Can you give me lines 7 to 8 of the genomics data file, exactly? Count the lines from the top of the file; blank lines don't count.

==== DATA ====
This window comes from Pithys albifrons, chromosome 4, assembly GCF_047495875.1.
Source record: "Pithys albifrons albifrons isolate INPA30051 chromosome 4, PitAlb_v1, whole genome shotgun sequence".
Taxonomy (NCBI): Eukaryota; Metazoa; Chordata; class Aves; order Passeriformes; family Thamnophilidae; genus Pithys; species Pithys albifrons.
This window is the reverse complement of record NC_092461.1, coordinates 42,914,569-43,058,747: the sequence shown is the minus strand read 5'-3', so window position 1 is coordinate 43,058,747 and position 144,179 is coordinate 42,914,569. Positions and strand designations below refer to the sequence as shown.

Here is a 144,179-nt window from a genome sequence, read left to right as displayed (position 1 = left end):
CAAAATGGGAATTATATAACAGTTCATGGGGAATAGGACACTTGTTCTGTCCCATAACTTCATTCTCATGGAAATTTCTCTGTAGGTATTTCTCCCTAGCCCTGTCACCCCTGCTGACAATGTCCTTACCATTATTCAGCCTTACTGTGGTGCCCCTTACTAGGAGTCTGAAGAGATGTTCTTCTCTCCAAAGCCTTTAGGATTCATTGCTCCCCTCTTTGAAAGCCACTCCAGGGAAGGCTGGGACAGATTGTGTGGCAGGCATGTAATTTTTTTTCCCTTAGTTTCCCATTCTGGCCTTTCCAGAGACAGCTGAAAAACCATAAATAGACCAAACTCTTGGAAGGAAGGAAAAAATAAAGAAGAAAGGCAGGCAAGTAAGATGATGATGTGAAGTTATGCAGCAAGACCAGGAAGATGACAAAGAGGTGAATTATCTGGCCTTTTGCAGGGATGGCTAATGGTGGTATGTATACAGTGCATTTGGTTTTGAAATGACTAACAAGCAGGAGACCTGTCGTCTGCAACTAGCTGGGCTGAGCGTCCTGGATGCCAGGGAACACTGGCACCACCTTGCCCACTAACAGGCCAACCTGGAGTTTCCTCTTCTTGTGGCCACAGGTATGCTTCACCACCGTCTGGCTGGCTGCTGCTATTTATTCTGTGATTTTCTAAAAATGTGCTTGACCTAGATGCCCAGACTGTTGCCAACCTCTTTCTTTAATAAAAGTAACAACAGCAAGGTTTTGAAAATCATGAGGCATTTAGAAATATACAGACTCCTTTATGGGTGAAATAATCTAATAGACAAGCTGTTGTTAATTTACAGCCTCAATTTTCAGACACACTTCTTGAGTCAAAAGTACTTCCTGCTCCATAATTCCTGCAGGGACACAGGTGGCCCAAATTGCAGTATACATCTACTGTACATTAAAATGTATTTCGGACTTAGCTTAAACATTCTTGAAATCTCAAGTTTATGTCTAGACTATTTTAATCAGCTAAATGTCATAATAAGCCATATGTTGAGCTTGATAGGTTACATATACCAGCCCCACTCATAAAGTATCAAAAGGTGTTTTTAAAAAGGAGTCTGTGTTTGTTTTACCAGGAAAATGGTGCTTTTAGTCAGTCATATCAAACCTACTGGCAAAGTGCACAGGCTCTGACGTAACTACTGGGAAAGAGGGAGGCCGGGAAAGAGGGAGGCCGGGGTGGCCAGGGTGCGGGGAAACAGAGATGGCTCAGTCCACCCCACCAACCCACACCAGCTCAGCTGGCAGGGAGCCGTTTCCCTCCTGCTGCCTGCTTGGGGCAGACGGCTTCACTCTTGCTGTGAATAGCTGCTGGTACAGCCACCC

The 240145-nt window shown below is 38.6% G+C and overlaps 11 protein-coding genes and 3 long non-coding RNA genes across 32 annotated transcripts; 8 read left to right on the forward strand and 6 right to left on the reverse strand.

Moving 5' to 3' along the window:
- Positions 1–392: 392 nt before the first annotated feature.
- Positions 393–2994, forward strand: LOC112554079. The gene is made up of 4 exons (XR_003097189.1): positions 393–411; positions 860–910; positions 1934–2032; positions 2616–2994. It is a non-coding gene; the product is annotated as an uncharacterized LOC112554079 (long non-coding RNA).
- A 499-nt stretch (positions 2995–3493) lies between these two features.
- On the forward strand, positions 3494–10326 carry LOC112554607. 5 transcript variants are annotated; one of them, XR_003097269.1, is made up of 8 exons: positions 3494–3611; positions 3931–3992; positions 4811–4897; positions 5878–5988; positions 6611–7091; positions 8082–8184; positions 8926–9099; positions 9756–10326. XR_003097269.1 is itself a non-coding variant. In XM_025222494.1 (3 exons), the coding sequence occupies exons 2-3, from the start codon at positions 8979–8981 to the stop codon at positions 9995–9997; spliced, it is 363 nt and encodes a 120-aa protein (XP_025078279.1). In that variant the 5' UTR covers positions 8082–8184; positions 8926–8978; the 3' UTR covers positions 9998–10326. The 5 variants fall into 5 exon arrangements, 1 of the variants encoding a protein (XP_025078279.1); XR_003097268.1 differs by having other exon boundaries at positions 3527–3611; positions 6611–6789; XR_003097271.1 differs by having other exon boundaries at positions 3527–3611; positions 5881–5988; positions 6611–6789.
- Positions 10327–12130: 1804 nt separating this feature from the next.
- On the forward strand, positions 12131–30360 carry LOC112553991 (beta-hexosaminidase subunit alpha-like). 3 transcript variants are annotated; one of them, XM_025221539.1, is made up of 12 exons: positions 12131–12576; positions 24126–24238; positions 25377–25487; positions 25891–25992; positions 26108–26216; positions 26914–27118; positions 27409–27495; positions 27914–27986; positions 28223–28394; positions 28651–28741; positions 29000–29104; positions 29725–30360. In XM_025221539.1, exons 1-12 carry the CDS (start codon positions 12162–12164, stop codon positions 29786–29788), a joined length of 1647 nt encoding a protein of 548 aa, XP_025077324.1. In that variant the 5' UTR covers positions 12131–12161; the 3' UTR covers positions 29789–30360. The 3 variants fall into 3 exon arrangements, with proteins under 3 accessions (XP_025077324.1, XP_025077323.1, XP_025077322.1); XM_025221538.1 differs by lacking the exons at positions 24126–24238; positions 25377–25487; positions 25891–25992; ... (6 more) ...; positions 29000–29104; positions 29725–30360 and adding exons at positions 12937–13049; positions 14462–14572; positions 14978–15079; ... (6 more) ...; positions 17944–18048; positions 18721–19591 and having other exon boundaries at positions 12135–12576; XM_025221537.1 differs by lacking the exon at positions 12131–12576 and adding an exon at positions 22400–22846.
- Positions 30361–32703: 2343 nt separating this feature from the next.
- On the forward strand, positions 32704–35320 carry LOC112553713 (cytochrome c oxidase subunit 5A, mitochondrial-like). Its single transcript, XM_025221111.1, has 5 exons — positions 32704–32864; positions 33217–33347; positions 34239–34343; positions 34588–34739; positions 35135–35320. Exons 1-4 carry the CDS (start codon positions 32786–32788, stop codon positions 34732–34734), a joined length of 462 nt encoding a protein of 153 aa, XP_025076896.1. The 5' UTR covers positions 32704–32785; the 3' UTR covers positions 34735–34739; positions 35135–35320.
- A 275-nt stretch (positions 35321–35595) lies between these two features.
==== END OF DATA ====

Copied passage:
The 240145-nt window shown below is 38.6% G+C and overlaps 11 protein-coding genes and 3 long non-coding RNA genes across 32 annotated transcripts; 8 read left to right on the forward strand and 6 right to left on the reverse strand.

Moving 5' to 3' along the window: